Cost Sharing for Primary Health Care: Workshop [Archives:2001/27/Business & Economy]

July 2 2001

Under the auspices of Professor Dr. Abdul Nasir Al-Munibari, Minister of Public Health and Population Oxfam GB Yemen and Health Sector Reform Support Unit, Public Health and Population Ministry held a on 27 June workshop on the cost sharing for primary health care in the public sector of Yemen. In the workshop a study conducted by Oxfam (GB) in Yemen in Collaboration with the Health Sector Reform Support Unit, Public Health and Population. In the workshop the study will be presented on current cost sharing practices in public health financing and how these affect the poor and vulnerable among the Yemeni population. The study presentation will be made to representatives from the Public Health and Population Ministry, other policy makers and donors to discuss and explore ways to improve the current system of cost-sharing and possible alternative options for the future health financing.
The study covered four government facilities and 12 donor supported schemes across the country, which had introduced cost sharing by patients in the form of fees for basic service and drugs. It gathered and analyzed the perceptions of over 1,000 users and non-users, members of health facility committees, health services. It also evaluated the degree to which cost-Sharing schemes achieved the aims of enhancing access to health care and promoting equity and community participation.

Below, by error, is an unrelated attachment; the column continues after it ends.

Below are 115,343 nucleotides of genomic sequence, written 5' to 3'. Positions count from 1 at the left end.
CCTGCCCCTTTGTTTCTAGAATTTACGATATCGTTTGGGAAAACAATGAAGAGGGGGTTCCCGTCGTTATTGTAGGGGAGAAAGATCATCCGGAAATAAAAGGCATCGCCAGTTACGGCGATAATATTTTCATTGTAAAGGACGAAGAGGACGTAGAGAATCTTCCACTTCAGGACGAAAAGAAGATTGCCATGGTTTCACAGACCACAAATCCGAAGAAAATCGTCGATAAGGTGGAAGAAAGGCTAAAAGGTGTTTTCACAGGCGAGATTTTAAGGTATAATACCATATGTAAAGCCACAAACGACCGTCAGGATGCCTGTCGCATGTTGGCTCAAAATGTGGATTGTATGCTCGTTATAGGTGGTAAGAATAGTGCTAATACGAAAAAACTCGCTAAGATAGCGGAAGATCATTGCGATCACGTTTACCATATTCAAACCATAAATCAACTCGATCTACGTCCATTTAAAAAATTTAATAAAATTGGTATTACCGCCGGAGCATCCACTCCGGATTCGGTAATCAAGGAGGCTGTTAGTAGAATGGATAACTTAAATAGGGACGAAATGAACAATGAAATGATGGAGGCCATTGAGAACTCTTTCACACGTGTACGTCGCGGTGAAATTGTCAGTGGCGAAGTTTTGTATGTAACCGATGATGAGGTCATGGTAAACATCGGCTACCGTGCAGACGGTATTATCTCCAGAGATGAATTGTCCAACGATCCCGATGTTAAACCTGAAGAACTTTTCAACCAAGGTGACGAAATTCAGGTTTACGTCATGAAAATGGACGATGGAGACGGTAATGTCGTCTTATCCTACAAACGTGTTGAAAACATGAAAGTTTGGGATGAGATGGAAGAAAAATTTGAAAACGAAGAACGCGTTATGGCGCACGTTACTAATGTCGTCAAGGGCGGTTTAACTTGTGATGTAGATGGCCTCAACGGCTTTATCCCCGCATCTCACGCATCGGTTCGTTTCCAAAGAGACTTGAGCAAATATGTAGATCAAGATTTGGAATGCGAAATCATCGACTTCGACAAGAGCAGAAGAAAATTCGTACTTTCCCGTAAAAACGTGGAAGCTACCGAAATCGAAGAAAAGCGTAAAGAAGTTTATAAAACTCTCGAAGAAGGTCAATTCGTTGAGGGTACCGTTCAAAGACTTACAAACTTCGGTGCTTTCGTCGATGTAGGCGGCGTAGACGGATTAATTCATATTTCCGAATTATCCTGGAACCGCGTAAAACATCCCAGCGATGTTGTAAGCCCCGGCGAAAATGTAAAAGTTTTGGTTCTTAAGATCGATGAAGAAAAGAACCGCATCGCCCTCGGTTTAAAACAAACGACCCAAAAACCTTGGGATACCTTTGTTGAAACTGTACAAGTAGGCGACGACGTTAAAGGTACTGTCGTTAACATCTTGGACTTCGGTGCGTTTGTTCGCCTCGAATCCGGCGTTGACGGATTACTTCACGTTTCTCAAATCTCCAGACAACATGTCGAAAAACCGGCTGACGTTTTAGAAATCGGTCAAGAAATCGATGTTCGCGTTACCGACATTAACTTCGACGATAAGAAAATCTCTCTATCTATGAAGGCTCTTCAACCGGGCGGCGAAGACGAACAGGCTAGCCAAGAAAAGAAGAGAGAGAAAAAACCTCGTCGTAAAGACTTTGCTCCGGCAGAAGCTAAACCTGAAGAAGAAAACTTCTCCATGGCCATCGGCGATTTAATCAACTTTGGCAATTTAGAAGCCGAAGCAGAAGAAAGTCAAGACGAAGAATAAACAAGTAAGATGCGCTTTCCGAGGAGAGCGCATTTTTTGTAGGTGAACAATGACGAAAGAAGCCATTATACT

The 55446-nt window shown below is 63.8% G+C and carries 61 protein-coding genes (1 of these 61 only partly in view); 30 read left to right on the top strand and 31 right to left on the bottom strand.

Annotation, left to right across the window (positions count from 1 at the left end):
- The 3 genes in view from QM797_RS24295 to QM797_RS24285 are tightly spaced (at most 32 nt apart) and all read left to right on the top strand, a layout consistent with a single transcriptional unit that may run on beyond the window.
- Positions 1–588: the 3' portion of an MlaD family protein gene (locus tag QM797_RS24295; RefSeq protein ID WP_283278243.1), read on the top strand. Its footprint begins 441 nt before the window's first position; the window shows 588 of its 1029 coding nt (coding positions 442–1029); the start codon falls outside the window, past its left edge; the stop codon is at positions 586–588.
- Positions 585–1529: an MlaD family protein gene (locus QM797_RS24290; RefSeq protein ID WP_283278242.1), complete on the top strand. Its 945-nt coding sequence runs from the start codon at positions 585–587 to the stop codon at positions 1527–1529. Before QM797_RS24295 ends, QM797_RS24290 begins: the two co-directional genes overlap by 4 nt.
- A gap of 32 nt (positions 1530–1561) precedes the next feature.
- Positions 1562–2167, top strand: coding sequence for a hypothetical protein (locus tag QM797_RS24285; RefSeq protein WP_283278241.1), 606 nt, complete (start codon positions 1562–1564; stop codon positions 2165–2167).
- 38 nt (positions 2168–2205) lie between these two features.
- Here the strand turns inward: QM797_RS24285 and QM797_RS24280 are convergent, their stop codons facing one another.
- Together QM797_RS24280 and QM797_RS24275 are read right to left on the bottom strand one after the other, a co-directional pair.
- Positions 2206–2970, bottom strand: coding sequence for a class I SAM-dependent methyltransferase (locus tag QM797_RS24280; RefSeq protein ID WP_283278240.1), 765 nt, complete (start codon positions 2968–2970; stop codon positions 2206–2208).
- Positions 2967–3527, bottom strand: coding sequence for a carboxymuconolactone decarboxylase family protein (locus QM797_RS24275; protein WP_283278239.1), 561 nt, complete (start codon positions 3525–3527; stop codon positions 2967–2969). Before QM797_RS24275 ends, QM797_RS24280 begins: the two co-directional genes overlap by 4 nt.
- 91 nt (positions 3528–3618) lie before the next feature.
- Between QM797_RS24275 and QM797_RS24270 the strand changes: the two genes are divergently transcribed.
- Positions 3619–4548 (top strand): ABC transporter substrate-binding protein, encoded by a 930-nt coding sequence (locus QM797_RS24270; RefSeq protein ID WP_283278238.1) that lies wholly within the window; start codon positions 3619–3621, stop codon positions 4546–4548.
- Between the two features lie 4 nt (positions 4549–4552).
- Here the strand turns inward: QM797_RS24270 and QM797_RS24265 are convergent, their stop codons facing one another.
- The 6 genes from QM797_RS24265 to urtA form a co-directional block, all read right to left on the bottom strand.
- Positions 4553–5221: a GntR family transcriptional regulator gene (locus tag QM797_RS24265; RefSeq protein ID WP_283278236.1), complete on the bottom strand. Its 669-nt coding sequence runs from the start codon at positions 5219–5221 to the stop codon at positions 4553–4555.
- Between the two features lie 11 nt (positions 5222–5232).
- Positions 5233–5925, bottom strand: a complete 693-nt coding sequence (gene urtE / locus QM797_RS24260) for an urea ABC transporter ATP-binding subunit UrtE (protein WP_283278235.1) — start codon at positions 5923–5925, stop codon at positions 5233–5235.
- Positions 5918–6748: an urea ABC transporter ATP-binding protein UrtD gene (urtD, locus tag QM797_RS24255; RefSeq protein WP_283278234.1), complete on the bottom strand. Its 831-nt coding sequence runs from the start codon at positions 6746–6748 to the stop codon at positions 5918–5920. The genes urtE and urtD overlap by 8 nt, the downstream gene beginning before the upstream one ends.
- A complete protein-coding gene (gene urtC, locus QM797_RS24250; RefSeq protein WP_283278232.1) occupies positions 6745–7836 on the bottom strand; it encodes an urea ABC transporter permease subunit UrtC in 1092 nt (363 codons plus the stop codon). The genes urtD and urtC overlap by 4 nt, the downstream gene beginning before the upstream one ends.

The study revealed wide variations in how schemes were implemented. While many people were prepared to contribute to financing basic health care, as many as one person in two could not afford to do so, and had to either forgo treatment or get into debt and sink further into poverty to obtain treatment. Exemption policies were found to be inadequate or non-existent, with the result that many of the poor were denied access to basic health facilities. As one poor man in Ibb governorate said: “The poor who cannot afford to feed their children ….how will they afford to pay?” The study showed that the priority for most people was affordable and locally available drugs and services of good quality, and safeguards for those who could not afford treatment.
The study report recommends that the current cost sharing schemes be improved. Key areas for improvement include national guidance on definitions of poverty, a clearly defined and well-publicized exemption policy, and steps to improve service and supply of drugs, including better staff training and supervision, reinvestment of revenue and improved auditing and monitoring of the schemes. The study aims to stimulate debate around the development of health financing policy and practice that would protect the poor.